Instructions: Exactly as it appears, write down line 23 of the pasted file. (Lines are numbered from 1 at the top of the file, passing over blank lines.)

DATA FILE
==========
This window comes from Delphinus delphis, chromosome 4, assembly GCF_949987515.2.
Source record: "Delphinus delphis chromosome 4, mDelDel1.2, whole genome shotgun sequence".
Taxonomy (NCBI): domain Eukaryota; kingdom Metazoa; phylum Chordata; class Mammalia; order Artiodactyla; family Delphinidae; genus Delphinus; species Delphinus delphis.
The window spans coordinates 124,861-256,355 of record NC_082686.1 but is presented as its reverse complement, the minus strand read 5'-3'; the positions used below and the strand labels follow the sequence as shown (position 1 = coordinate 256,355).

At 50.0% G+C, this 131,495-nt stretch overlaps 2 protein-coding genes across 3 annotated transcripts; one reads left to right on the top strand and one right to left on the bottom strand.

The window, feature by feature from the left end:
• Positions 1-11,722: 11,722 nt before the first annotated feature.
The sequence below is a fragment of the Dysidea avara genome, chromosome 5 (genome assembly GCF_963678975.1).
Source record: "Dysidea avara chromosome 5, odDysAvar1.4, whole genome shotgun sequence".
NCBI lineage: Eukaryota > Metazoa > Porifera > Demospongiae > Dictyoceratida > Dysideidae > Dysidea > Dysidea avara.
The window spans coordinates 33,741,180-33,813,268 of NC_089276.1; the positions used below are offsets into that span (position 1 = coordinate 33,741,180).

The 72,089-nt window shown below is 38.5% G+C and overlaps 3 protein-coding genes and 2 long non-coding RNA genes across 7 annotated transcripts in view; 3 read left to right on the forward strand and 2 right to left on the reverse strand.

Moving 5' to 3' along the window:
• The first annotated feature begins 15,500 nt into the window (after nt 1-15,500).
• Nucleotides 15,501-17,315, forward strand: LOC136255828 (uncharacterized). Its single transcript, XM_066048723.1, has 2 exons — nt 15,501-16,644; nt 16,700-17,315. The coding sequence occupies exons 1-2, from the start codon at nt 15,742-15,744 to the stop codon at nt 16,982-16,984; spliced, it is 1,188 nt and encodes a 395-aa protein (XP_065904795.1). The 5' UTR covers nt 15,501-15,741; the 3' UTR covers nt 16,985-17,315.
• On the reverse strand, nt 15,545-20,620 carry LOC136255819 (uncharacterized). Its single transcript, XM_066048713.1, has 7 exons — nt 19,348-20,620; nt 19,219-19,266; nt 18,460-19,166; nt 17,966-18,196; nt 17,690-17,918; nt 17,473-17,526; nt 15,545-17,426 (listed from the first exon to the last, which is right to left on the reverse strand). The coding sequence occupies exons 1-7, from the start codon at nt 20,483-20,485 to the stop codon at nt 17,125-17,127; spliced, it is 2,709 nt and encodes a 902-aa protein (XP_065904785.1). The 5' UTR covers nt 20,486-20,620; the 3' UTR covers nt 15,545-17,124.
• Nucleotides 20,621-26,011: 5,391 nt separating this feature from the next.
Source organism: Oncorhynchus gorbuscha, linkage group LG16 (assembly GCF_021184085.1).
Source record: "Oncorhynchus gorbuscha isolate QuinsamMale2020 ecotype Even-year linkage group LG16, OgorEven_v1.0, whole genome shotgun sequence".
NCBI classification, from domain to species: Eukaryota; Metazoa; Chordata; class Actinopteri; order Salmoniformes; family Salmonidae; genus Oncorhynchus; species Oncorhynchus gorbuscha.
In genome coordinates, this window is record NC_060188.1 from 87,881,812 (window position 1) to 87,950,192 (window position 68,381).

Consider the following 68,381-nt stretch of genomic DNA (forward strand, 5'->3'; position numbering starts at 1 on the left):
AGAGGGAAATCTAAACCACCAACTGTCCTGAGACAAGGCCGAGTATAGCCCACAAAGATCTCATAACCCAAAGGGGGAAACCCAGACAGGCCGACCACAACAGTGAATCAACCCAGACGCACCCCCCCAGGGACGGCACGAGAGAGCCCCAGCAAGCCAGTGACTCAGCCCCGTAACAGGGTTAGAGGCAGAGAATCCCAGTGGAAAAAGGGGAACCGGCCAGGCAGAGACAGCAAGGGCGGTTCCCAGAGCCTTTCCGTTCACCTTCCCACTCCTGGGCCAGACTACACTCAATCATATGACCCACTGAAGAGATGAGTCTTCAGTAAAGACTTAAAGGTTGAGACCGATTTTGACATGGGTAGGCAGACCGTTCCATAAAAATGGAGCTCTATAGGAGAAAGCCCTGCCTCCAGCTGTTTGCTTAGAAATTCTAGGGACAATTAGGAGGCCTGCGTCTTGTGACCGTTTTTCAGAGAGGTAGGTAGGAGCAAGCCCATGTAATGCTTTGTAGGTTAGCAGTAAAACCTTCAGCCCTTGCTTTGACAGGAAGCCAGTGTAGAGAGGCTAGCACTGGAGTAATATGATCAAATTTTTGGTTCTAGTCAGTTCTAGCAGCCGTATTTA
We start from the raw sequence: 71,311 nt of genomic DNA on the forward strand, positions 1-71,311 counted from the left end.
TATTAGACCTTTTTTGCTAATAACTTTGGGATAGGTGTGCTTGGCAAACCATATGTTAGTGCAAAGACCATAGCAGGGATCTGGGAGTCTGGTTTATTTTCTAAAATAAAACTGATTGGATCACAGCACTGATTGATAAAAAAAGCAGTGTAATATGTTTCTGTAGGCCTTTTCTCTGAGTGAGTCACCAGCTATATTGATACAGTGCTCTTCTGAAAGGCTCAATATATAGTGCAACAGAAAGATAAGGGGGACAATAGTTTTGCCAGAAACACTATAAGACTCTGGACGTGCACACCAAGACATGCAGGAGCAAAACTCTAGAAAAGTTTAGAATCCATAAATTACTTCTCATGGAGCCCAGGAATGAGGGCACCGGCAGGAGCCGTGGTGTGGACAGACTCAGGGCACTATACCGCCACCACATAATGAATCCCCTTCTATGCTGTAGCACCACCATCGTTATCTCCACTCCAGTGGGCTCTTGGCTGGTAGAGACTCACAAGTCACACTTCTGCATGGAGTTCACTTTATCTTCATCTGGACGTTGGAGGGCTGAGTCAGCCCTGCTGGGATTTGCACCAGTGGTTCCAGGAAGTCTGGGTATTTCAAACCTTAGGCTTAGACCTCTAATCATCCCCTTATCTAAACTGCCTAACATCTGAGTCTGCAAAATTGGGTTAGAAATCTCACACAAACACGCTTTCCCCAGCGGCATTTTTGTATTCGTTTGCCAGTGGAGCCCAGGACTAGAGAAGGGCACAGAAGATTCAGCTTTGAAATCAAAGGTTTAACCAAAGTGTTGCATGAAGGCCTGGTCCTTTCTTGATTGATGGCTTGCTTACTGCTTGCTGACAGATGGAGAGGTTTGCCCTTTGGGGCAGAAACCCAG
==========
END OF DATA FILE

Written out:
AGAGGGAAATCTAAACCACCAACTGTCCTGAGACAAGGCCGAGTATAGCCCACAAAGATCTCATAACCCAAAGGGGGAAACCCAGACAGGCCGACCACAACAGTGAATCAACCCAGACGCACCCCCCCAGGGACGGCACGAGAGAGCCCCAGCAAGCCAGTGACTCAGCCCCGTAACAGGGTTAGAGGCAGAGAATCCCAGTGGAAAAAGGGGAACCGGCCAGGCAGAGACAGCAAGGGCGGTTCCCAGAGCCTTTCCGTTCACCTTCCCACTCCTGGGCCAGACTACACTCAATCATATGACCCACTGAAGAGATGAGTCTTCAGTAAAGACTTAAAGGTTGAGACCGATTTTGACATGGGTAGGCAGACCGTTCCATAAAAATGGAGCTCTATAGGAGAAAGCCCTGCCTCCAGCTGTTTGCTTAGAAATTCTAGGGACAATTAGGAGGCCTGCGTCTTGTGACCGTTTTTCAGAGAGGTAGGTAGGAGCAAGCCCATGTAATGCTTTGTAGGTTAGCAGTAAAACCTTCAGCCCTTGCTTTGACAGGAAGCCAGTGTAGAGAGGCTAGCACTGGAGTAATATGATCAAATTTTTGGTTCTAGTCAGTTCTAGCAGCCGTATTTA